Business

Noah Bradley

Kik ‘here to stay’ as regulators try to stifle firm’s crypto project

Kik announced in September that it would shut down its messaging platform as a result of an ongoing legal battle with the U.S. Securities and Exchange Commission (SEC). It later stated that it would continue to fight regulators who were suing over its initial coin offering (ICO) and accompanying Kin cryptocurrency, and the company has now dug itself in for the long haul. Not only is it going to continue its fight, but it’s also going to make a return with a bigger and better messaging app.

Kik announced via Twitter its resurgence on Sunday, explaining, “Great news: Kik is here to stay!!!! AND there’s some really exciting plans for making the app even better. More details coming soon. Stay tuned.”

The SEC is suing the company after it introduced the ICO, which garnered around $100 million in support. The government agency has accused Kik of offering an unregistered security and the fallout has been swift and vicious. Kik went from 151 employees to only 19 in a matter of days and led to the closure of the Kik X beta platform at the end of last month.

Kik CEO Ted Livingston touched upon a revitalization of the platform earlier this month, but didn’t provide a lot of details. He said on his Twitter feed, “Some exciting news: we may have found a home for Kik! We just signed an LOI [letter of intention] with a great company. They want to buy the app, continue growing it for our millions of users, and take the Kin integration to the next level. Not a done deal yet, but could be a great win win [sic]. More soon.”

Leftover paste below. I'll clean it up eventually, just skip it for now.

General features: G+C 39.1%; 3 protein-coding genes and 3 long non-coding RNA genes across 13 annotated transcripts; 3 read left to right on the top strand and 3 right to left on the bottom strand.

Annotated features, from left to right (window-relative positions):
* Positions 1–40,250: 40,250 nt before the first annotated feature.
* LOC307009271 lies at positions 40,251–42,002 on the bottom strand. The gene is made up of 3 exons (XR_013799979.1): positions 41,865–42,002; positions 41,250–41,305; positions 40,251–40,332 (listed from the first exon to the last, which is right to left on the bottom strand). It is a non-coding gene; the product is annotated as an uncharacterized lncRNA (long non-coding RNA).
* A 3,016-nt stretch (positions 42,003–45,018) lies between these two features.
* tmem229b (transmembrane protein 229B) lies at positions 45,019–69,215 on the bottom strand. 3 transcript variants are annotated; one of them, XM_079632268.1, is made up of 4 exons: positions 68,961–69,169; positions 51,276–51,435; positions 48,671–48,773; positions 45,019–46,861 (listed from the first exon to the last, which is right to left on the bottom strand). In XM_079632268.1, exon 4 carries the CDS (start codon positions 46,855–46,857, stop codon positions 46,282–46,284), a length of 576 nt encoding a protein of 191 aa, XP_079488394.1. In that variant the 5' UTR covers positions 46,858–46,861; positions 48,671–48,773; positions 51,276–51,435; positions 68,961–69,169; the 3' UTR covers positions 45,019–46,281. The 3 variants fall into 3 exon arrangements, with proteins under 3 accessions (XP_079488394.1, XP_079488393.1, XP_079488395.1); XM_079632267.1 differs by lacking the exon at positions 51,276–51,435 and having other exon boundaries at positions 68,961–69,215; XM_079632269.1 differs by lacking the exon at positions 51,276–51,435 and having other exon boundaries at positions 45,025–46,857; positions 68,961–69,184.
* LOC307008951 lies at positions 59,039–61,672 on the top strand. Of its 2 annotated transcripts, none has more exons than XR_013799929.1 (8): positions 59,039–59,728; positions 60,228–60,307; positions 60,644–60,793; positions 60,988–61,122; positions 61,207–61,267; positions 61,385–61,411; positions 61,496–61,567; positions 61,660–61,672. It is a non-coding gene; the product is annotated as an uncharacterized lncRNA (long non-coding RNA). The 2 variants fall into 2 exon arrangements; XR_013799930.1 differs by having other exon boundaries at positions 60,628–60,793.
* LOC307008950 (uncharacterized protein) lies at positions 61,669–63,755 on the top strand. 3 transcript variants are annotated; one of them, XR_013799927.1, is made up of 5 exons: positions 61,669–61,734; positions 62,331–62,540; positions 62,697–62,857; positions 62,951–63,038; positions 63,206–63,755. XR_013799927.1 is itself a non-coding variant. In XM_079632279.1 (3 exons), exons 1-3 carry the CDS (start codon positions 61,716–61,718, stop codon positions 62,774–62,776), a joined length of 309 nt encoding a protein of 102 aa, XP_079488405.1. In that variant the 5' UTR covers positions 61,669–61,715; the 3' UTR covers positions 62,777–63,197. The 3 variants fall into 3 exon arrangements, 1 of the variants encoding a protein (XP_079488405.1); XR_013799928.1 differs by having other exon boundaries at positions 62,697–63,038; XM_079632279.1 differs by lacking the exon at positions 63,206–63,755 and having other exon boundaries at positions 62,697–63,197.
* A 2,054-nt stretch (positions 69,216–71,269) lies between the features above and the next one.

The company had intended to continue working on its Kin currency, despite the attack from the SEC. However, the shutdown of the Kik messaging platform, and the negative attention drawn in from the commission’s suit, didn’t do much to shore up Kin’s value. The announcement that the platform is coming back to life might help to restore confidence, but it’s going to be a long uphill climb.

Livingston is positive that it will come back to life without any major issues. When the company announced its downsizing, he stated, “[N]o matter what happens to Kik, Kin is here to stay. Kin operates on an open, decentralized infrastructure run by a dozen independent companies. Kin is a currency used by millions of people in dozens of independent apps.”

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